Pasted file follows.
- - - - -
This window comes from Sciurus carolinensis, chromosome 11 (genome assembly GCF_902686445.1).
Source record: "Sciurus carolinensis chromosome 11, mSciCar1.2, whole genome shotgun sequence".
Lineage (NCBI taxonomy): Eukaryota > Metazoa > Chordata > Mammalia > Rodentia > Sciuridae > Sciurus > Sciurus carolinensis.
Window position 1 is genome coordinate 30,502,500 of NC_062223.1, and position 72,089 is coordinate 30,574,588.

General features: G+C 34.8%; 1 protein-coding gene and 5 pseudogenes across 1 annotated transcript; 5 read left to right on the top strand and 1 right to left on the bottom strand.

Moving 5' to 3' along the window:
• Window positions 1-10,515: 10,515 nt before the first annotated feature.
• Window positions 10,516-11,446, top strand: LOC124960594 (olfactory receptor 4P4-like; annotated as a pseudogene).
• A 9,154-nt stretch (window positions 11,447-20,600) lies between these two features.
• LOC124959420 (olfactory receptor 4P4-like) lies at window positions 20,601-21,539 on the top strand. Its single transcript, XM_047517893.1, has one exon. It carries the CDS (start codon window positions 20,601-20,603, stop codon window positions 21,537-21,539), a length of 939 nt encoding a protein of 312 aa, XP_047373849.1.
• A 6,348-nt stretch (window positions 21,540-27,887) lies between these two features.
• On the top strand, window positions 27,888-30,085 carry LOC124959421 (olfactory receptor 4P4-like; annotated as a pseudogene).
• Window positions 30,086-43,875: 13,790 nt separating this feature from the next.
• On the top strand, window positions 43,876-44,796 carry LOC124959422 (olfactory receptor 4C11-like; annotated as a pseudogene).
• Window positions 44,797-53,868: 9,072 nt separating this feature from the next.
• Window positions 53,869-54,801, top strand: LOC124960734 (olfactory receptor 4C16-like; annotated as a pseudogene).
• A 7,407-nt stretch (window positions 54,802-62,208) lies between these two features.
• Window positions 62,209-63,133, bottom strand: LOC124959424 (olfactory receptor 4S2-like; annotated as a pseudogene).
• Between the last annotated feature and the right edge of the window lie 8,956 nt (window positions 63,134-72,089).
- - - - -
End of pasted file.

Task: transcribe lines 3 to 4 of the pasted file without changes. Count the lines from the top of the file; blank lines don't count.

Lineage (NCBI taxonomy): Eukaryota > Metazoa > Chordata > Mammalia > Rodentia > Sciuridae > Sciurus > Sciurus carolinensis.
Window position 1 is genome coordinate 30,502,500 of NC_062223.1, and position 72,089 is coordinate 30,574,588.